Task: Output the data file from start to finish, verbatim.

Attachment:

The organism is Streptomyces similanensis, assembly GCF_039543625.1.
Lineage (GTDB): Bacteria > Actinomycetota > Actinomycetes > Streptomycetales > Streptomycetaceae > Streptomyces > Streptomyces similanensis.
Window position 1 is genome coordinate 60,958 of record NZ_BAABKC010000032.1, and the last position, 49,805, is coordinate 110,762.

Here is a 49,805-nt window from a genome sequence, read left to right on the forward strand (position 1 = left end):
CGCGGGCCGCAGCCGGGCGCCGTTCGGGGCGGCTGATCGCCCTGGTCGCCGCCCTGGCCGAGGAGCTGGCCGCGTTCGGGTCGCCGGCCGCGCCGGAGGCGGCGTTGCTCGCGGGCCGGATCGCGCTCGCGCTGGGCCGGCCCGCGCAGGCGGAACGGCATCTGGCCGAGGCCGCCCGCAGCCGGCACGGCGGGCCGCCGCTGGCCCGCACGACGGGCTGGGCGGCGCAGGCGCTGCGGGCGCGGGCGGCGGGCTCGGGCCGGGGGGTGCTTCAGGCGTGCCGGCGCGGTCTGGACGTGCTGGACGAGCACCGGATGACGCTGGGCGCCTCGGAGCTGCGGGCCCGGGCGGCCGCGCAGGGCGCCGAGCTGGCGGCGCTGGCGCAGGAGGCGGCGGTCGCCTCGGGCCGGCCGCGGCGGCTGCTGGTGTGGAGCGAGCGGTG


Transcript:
The organism is Streptomyces similanensis, assembly GCF_039543625.1.
Lineage (GTDB): Bacteria > Actinomycetota > Actinomycetes > Streptomycetales > Streptomycetaceae > Streptomyces > Streptomyces similanensis.
Window position 1 is genome coordinate 60,958 of record NZ_BAABKC010000032.1, and the last position, 49,805, is coordinate 110,762.

Here is a 49,805-nt window from a genome sequence, read left to right on the forward strand (position 1 = left end):
CGCGGGCCGCAGCCGGGCGCCGTTCGGGGCGGCTGATCGCCCTGGTCGCCGCCCTGGCCGAGGAGCTGGCCGCGTTCGGGTCGCCGGCCGCGCCGGAGGCGGCGTTGCTCGCGGGCCGGATCGCGCTCGCGCTGGGCCGGCCCGCGCAGGCGGAACGGCATCTGGCCGAGGCCGCCCGCAGCCGGCACGGCGGGCCGCCGCTGGCCCGCACGACGGGCTGGGCGGCGCAGGCGCTGCGGGCGCGGGCGGCGGGCTCGGGCCGGGGGGTGCTTCAGGCGTGCCGGCGCGGTCTGGACGTGCTGGACGAGCACCGGATGACGCTGGGCGCCTCGGAGCTGCGGGCCCGGGCGGCCGCGCAGGGCGCCGAGCTGGCGGCGCTGGCGCAGGAGGCGGCGGTCGCCTCGGGCCGGCCGCGGCGGCTGCTGGTGTGGAGCGAGCGGTG